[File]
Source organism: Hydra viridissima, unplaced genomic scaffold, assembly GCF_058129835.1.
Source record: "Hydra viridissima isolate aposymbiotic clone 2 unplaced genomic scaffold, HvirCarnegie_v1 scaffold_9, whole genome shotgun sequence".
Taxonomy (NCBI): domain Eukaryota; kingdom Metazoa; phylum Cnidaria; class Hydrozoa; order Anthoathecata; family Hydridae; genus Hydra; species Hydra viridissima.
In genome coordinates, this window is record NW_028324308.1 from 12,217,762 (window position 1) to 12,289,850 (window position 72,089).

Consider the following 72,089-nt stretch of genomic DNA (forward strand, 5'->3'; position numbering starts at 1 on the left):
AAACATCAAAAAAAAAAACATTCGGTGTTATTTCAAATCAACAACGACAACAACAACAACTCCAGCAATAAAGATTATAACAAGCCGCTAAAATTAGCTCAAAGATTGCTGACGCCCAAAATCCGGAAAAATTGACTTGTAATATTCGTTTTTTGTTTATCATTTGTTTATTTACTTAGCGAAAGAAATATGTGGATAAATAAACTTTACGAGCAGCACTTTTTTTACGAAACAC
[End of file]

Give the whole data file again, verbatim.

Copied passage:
Source organism: Hydra viridissima, unplaced genomic scaffold, assembly GCF_058129835.1.
Source record: "Hydra viridissima isolate aposymbiotic clone 2 unplaced genomic scaffold, HvirCarnegie_v1 scaffold_9, whole genome shotgun sequence".
Taxonomy (NCBI): domain Eukaryota; kingdom Metazoa; phylum Cnidaria; class Hydrozoa; order Anthoathecata; family Hydridae; genus Hydra; species Hydra viridissima.
In genome coordinates, this window is record NW_028324308.1 from 12,217,762 (window position 1) to 12,289,850 (window position 72,089).

Consider the following 72,089-nt stretch of genomic DNA (forward strand, 5'->3'; position numbering starts at 1 on the left):
AAACATCAAAAAAAAAAACATTCGGTGTTATTTCAAATCAACAACGACAACAACAACAACTCCAGCAATAAAGATTATAACAAGCCGCTAAAATTAGCTCAAAGATTGCTGACGCCCAAAATCCGGAAAAATTGACTTGTAATATTCGTTTTTTGTTTATCATTTGTTTATTTACTTAGCGAAAGAAATATGTGGATAAATAAACTTTACGAGCAGCACTTTTTTTACGAAACAC